I suppose it was a strange thing to say to my dentist, and I cringed. I was a bit long-in-the-tooth for this show of emotion. “I’ve been missing you,” I told him.
Weird, wasn’t it?
It’s not the sort of thing you say to a dentist, is it? Let’s face it, most people would dodge a trip to see them given a chance.
The trouble is, we don’t really have a choice – unless we are prepared to part company with our gnashers prematurely.
Gratitude was at the heart of my kindly comment, I suppose.
After all, I have been a lucrative customer of his for more than 25 years and I like him. We laugh at the same things – usually my teeth.
I wonder if he’s sick to the back teeth of nursing my, well, back teeth.
He was now ushering me out of his practice and I heard the door lock roll back into place.
I was relieved conditional normality was rushing back in like a welcome tide to carry us away from something bad.
And I was even more grateful they allowed me in as an emergency appointment.
A cracked filling with a jagged edge scraping my mouth forced a pleading voicemail.
I never expected to hear back straight away, but they called me in the next day.
I had to knock a locked front door at the exact given time, “stand behind the yellow line” and answer some precautionary coronavirus questions from staff in full PPE.
I said another daft thing as I was ushered into his consulting room.
“Shall I take my mask off?”
There was a short pause as this sunk in and we both burst out laughing.
Unless some Star Wars laser treatment has been developed, I am not sure you can have dental treatment in a mask.
Covid-19 rules only allowed a patch-up, but it did the job.
My fear of dental treatment is rooted in excruciating pain I suffered every time I went to a NHS clinic as a child several decades ago.
When drilling commenced, the pain felt like I had not been given any anaesthetic.
It was nothing less than child torture in my mind.
At the age of 12 – on the cusp of my teenage rebellion phase – I stopped passing on notes to my parents from the education authority’s visiting school dentist.
These were usually along the lines of: “This boy needs to see a dentist urgently.”
I thought I was really clever, but I paid the price a decade later with some extensive repair work.
I blamed endless quarter-pound bags of pear drops, pineapple chunks and liquorice toffees from the sweet shop.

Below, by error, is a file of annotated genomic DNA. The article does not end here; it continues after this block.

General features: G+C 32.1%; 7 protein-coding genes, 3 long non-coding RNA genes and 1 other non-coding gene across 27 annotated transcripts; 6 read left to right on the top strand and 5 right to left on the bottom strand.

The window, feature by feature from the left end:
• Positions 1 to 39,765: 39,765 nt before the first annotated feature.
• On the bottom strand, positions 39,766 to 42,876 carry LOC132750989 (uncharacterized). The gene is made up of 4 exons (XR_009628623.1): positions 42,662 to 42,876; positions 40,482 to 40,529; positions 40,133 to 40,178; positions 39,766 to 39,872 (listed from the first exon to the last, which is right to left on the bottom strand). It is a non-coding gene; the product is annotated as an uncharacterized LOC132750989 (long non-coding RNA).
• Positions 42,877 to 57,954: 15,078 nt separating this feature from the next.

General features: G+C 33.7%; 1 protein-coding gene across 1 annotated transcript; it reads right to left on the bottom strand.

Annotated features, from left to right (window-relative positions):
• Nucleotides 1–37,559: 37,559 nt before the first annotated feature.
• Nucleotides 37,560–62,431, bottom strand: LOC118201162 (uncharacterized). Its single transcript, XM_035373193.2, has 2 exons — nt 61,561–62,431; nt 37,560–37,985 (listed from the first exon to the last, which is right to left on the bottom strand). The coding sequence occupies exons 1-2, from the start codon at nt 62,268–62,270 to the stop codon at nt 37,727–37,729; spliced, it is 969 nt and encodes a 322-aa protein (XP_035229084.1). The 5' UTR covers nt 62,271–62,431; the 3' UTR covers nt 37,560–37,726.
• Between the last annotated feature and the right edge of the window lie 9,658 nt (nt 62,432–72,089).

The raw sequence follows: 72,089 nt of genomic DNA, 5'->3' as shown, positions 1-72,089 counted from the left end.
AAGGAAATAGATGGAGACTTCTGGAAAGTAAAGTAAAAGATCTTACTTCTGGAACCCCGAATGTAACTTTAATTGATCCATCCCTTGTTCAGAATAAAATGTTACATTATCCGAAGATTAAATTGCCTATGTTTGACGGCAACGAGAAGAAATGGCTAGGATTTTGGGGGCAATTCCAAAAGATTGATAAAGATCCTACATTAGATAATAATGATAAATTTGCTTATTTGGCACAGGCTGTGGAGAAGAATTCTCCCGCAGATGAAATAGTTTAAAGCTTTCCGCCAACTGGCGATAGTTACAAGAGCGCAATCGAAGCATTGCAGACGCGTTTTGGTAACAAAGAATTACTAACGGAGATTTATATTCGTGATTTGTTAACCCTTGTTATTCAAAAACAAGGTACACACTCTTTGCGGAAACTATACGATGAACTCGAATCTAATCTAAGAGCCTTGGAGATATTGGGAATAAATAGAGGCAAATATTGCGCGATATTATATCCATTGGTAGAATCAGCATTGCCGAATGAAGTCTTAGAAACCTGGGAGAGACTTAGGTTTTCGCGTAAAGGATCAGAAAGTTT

I suppose taking up smoking at 14 made it worse and I only gave up after many years.
Does the Scottish Government have a similar collective problem? Maybe ministers and civil servants have painful dental childhood memories, too.
Does this explain why they stand accused of failing to engage with the profession over the crisis?
Dentists fear bankruptcy unless a Covid-19 straitjacket which grips daily dental procedures is loosened.
I wonder why communication is so bad, when the NHS in general has been given priority over all else?
I know how it feels – I’ve been waiting more than five weeks for guidance from the Scottish Government’s specialist Central Enquiries Unit for coronavirus questions from the public.
I had put a highly relevant social-distancing query in writing. I now call it the Central Inertia Unit.
It’s funny how the Scottish Government sometimes looks like a nice shiny car, but is rusty under the bonnet.
We presume dentists are driving around in Porsches, but there is a cold reality for all self-employed when business dries up.
My own dentist is vastly experienced, but on the practice website some of his younger colleagues only qualified last year.
This must be a throw-back to a chronic shortage of dentists a few years ago.
I seem to remember that the Scottish Government’s answer was to throw cash at training up new ones fast to head off the crisis.
How ironic if Scottish Government lethargy puts a new generation of dentists out of a job.
We must not see a return to endless shocking queues outside dental practices.
And think of their essential gatekeeper role in spotting mouth cancer, for example.
I hope that does not become another backlog of serious diseases worsened by flawed Covid-19 strategy. Our governments and NHS face a monstrous non-Covid waiting list.
All the attention was concentrated on protecting hospitals and GPs. Spare a thought for dentists.
By the way, whatever happened to GPs? Are they still locked away in their practices while the rest of the country opens up? Do they have enough food in there for winter?
Emboldened by lying on a dentist’s chair again, I ventured into Aberdeen cafe society the next day.
I watched a former regular ordering coffee with his nose almost pressed to a protective screen.
“Hello, my darling,” he said to a helmeted server in a visor on the other side, with all the emotion he could muster.
My ears pricked up when he added: “I’ve been missing you.”
After a brief chit-chat he bade goodbye with: “I just want to get back to normal.”